ASKSAGE: Sage Q&A Forum - Individual question feedhttps://ask.sagemath.org/questions/Q&A Forum for SageenCopyright Sage, 2010. Some rights reserved under creative commons license.Sun, 21 Jul 2019 22:32:16 -0500help doesn't show function callhttps://ask.sagemath.org/question/47214/help-doesnt-show-function-call/ Hi,
When I look up matrix.add_multiple_of_row in Sage reference, I get:
> **add_multiple_of_column(i, j, s, start_row=0)**
>
> Add s times column j to column i.
>
> EXAMPLES: ...
If I do ?A.add_multiple_of_row in SageMath (in Jupyter, with the variable A = matrix(...)), I get
> Docstring:
>
> Add s times row j to row i.
>
> EXAMPLES: ...
Note the critical line **add_multiple_of_column(i, j, s, start_row=0)** missing. Is it possible to see the function arguments and usage when using the ? form of help?
Thanks,
ManojThu, 18 Jul 2019 23:09:26 -0500https://ask.sagemath.org/question/47214/help-doesnt-show-function-call/Answer by dsejas for <p>Hi,</p>
<p>When I look up matrix.add_multiple_of_row in Sage reference, I get:</p>
<blockquote>
<p><strong>add_multiple_of_column(i, j, s, start_row=0)</strong> </p>
<p>Add s times column j to column i.</p>
<p>EXAMPLES: ...</p>
</blockquote>
<p>If I do ?A.add_multiple_of_row in SageMath (in Jupyter, with the variable A = matrix(...)), I get</p>
<blockquote>
<p>Docstring: </p>
<p>Add s times row j to row i.</p>
<p>EXAMPLES: ...</p>
</blockquote>
<p>Note the critical line <strong>add_multiple_of_column(i, j, s, start_row=0)</strong> missing. Is it possible to see the function arguments and usage when using the ? form of help? </p>
<p>Thanks,
Manoj</p>
https://ask.sagemath.org/question/47214/help-doesnt-show-function-call/?answer=47218#post-id-47218Hello. One possible way to do this is using the double question sign operator (`??`). For example:
A.add_multiple_of_row??
will show you something like
Source:
def add_multiple_of_row(self, Py_ssize_t i, Py_ssize_t j, s, Py_ssize_t start_col=0):
"""
Add s times row j to row i.
EXAMPLES: We add -3 times the first row to the second row of an
integer matrix, remembering to start numbering rows at zero::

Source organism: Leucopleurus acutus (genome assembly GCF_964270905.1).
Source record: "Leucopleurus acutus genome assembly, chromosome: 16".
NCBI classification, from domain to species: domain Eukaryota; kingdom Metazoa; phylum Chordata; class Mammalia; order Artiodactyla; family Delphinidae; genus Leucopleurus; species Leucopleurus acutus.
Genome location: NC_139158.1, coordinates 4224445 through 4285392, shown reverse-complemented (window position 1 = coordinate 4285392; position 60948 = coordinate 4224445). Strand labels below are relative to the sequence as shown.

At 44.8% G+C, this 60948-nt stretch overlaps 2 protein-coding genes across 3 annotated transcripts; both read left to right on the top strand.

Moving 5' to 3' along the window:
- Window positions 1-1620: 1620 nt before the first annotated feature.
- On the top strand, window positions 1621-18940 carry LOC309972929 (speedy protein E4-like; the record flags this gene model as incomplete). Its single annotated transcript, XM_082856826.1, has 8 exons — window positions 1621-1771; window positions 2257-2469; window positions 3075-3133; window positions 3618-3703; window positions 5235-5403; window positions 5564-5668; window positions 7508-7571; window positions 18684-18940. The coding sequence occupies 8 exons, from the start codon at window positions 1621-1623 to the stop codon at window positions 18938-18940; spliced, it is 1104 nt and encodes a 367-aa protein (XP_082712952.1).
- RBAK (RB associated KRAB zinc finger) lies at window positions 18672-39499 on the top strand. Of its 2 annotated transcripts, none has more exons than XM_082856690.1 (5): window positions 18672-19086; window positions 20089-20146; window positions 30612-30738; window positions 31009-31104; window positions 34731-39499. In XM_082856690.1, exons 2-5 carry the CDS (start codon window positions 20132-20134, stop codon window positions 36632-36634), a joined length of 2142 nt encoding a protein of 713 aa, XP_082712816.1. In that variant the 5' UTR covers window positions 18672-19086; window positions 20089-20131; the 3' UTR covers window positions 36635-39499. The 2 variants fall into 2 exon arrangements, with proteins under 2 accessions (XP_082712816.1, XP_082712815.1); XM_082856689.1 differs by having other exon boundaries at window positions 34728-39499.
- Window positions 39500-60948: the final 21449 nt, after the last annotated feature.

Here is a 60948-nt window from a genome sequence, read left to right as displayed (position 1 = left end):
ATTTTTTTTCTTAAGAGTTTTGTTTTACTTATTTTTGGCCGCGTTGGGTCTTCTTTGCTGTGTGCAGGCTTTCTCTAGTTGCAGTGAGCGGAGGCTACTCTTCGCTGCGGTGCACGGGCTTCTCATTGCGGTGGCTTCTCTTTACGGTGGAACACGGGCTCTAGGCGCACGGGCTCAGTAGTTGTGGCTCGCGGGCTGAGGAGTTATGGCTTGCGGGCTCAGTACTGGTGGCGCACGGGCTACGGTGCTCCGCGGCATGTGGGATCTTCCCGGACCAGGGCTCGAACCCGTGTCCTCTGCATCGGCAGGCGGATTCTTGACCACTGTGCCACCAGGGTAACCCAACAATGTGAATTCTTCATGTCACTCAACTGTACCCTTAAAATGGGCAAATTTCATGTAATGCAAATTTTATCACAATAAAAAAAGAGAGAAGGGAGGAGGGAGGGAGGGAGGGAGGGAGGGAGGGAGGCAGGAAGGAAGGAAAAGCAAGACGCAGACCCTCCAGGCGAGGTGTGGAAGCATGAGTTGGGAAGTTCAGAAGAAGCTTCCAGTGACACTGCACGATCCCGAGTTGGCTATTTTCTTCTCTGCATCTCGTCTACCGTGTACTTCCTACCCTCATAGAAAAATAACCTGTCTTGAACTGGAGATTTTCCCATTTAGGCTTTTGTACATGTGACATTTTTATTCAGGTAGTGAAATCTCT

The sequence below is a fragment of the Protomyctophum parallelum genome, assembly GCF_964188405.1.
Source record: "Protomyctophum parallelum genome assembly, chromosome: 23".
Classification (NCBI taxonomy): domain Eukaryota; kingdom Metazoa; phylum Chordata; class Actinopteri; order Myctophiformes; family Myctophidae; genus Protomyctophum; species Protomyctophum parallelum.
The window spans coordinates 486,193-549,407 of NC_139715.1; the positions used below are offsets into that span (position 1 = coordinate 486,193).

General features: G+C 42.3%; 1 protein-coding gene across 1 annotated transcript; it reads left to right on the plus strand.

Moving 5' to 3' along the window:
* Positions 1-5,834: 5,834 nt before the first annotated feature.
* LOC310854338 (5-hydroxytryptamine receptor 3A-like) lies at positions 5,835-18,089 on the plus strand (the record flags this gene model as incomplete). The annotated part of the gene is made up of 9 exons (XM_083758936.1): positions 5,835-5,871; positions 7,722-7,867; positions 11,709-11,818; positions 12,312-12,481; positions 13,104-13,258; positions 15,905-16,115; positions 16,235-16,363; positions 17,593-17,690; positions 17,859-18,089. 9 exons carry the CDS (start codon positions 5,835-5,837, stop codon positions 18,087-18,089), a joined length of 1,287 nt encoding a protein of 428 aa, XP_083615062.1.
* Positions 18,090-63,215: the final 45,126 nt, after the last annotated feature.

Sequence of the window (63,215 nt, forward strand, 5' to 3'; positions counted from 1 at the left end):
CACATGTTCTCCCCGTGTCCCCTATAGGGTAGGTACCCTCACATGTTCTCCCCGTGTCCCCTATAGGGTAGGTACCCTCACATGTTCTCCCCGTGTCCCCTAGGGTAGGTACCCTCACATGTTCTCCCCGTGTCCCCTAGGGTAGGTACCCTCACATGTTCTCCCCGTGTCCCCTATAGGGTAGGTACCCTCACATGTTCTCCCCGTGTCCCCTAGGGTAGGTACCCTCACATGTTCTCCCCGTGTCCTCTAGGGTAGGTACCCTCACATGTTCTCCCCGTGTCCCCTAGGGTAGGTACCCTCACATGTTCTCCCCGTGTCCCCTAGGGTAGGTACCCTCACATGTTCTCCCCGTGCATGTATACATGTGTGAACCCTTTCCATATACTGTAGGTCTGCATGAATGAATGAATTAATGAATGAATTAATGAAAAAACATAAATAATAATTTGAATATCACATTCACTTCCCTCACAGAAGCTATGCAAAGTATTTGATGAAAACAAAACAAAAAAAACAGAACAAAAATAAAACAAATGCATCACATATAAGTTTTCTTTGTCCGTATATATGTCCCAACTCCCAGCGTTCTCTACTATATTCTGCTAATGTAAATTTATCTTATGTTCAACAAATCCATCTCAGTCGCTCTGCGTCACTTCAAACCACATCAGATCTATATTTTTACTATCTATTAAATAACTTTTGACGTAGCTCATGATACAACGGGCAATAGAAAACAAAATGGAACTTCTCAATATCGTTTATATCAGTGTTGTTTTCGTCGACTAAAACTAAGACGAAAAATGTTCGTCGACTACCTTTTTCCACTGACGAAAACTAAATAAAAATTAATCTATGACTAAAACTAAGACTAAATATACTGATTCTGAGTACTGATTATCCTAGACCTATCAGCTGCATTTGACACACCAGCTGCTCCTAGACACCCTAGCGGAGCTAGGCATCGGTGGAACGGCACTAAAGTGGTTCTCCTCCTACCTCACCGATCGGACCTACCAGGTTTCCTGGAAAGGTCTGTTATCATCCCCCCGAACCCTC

sage: a = matrix(ZZ,2,3,range(6)); a
[0 1 2]
[3 4 5]
sage: a.add_multiple_of_row(1,0,-3)
sage: a
[ 0 1 2]
[ 3 1 -1]
Etc...
Unfortunately, as you might guess, this was intended to show not only the docstring, but the whole code. That is why you see strange data types like `Py_ssize_t`, which comes from Cython, acombination of C and Python, in which this particular subroutine is written. If you don't know the meaning of the keyword `self`, it is safe to ignore it.
However, this should not be a problem, since the docstring will guide you further, and it is difficult to run into Cython implementations in every-day use of SageMath. Just ignore strange data types and also `self`: consider the signature of the subroutine to be
def add_multiple_of_row(i, j, s, start_col=0):
You can also use `help(A.add_multiple_of_row)`, which will show the same, except for the part of the code. (I have not experimented much with this command.)Fri, 19 Jul 2019 17:57:06 -0500https://ask.sagemath.org/question/47214/help-doesnt-show-function-call/?answer=47218#post-id-47218Comment by manojt for <p>Hello. One possible way to do this is using the double question sign operator (<code>??</code>). For example:</p>
<pre><code>A.add_multiple_of_row??
</code></pre>
<p>will show you something like</p>
<pre><code>Source:
def add_multiple_of_row(self, Py_ssize_t i, Py_ssize_t j, s, Py_ssize_t start_col=0):
"""
Add s times row j to row i.
EXAMPLES: We add -3 times the first row to the second row of an
integer matrix, remembering to start numbering rows at zero::
sage: a = matrix(ZZ,2,3,range(6)); a
[0 1 2]
[3 4 5]
sage: a.add_multiple_of_row(1,0,-3)
sage: a
[ 0 1 2]
[ 3 1 -1]
</code></pre>
<p>Etc...</p>
<p>Unfortunately, as you might guess, this was intended to show not only the docstring, but the whole code. That is why you see strange data types like <code>Py_ssize_t</code>, which comes from Cython, acombination of C and Python, in which this particular subroutine is written. If you don't know the meaning of the keyword <code>self</code>, it is safe to ignore it.</p>
<p>However, this should not be a problem, since the docstring will guide you further, and it is difficult to run into Cython implementations in every-day use of SageMath. Just ignore strange data types and also <code>self</code>: consider the signature of the subroutine to be</p>
<pre><code>def add_multiple_of_row(i, j, s, start_col=0):
</code></pre>
<p>You can also use <code>help(A.add_multiple_of_row)</code>, which will show the same, except for the part of the code. (I have not experimented much with this command.)</p>
https://ask.sagemath.org/question/47214/help-doesnt-show-function-call/?comment=47236#post-id-47236Thank you for your reply. Hope the SageMath team will include the function signature in the `?` form of help in a future release, which will make the output much more useful.Sun, 21 Jul 2019 22:32:16 -0500https://ask.sagemath.org/question/47214/help-doesnt-show-function-call/?comment=47236#post-id-47236